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what are these lines in your face called in English?

Discussion in 'English Only' started by u-1, Jan 20, 2011.

  1. u-1 Senior Member

    Tokyo
    Japanese
    Good morning,

    I have a question.

    When you get old, sometimes you can see two lines like wrinkles on your face that go across from both sides of your nose to both ends of your mouth. These lines go along the cheeks.

    Mmm, it is really really difficut to describe the lines in English.

    Anyway, my question is that if there is a word for these lines (wrinkes)?

    I know the way I described the lines is really confusing because of my lack of Englsih skills. I'm sorry.

    Thanks for reading my quesiton anyway.
     
  2. wolfbm1 Senior Member

    Poland
    Polish
    What about deep lines, deep creases or fine lines, fine facial creases?
     
    Last edited: Jan 20, 2011
  3. Fabulist Senior Member

    Annandale, Virginia, USA
    American English
    If someone comes up with a word, I'll bet it will turn out to be a technical term known only by anatomists and plastic surgeons who do facial surgery. I don't think there is a widely-known, widely-understood, or widely-used word in English for what you are describing.

    In English, we do talk about "wrinkles" on a face, but they are not limited to the two places you specify.
     
  4. timpeac

    timpeac Senior Member

    England
    English (England)
    Nasolabial fold.
     
  5. Waylink Senior Member

    English (British)
  6. Parla Senior Member

    New York City
    English - US
    That is also the term used in AmE. (Naso = nose, labial = lips.)
     
  7. timpeac

    timpeac Senior Member

    England
    English (England)
    Oh really - lack of other context I would interpret "laughter lines" as referring to the ones emanating from the corners of the eyes. Maybe I've been misinterpreting that term all this time!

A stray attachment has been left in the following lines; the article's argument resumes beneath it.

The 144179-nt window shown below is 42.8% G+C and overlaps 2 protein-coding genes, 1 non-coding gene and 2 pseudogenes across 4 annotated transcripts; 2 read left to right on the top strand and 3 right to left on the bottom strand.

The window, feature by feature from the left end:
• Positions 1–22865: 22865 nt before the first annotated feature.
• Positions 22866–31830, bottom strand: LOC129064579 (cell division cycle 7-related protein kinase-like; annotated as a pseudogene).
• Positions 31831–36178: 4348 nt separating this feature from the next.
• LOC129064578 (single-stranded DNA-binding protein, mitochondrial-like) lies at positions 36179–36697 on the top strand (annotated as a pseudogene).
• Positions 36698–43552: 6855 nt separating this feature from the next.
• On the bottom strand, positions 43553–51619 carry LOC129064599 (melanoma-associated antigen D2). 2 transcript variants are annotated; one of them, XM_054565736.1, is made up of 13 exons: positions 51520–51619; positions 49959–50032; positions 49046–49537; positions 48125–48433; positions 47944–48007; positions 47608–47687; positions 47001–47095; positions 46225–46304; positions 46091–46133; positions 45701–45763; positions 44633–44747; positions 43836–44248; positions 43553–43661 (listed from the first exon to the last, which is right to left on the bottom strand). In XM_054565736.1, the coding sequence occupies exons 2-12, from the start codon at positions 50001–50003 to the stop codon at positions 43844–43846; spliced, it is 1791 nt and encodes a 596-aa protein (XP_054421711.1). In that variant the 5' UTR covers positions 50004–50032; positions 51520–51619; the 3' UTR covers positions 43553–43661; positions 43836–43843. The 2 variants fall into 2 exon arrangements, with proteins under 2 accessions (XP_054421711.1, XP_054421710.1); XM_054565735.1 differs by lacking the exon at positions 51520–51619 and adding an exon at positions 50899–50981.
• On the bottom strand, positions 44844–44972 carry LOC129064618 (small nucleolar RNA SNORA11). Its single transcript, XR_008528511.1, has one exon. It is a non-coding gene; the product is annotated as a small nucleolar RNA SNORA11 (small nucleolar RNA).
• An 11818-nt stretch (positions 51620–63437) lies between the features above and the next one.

8. Sprache Senior Member

    United States
    English/inglés
    Here we call the wrinkles in the corners of the eyes "crow's feet". Laugh lines are the ones that the thread-starter described in the original question. I don't know if it's commonly used in other places, though.
     
    Last edited: Jan 20, 2011
  9. ajo fresco

    ajo fresco Senior Member

    I asked my cousin, the botox addict expert. She says they're called "marionette lines."
     
  10. timpeac

    timpeac Senior Member

    England
    English (England)
    Yes, we call them crow's feet too. I thought crow's feet and laughter lines were synonymous - it could well be I've just misunderstood the term all this time. Any BE commentators??
     
  11. timpeac

    timpeac Senior Member

    England
    English (England)
    Ah, but presumably you wouldn't have been able to tell from her expression if she were joking or not;).
     
  12. ajo fresco

    ajo fresco Senior Member

    It was over the phone, so we'll never know. :D
    However, she is quite knowledgeable on the subject. ;)
     
  13. timpeac

    timpeac Senior Member

    England
    English (England)
    I've just googled "laughter lines definition" and 5 of the top 7 results (and the other two didn't seem to relate to the question at all as far as I could see) - including the macmillan dictionary which is marked as being an AE dictionary - define "laughter lines" as being those around the eyes:).

    http://www.google.co.uk/search?num=...=laughter+lines+definition&aq=f&aqi=&aql=&oq=
     
  14. Fabulist Senior Member

    Annandale, Virginia, USA
    American English
    Timpeac, is this part of your working vocabulary or did you look it up? (Or are you a plastic surgeon?)
     
  15. timpeac

    timpeac Senior Member

    England
    English (England)
    Ah Fabulist, you've caught me. In fact it's part and part. I knew that it was a phrase like that, but I did google it first before posting.

    On the other hand, and vulgar alert for those who worry about those things - the colloquial term that occurs to me about those wrinkles is "blow job wrinkles" - which definitely isn't a synonym for crow's feet...
     
  16. Havfruen Senior Member

    USA
    English - American
    Since we have two of them, the plural form may be what you're after:
    Nasolabial folds :D
     
  17. u-1 Senior Member

    Tokyo
    Japanese
    Dear my teachers,

    Thank you for answering my question.

    I appreciate it!

    U-1
     

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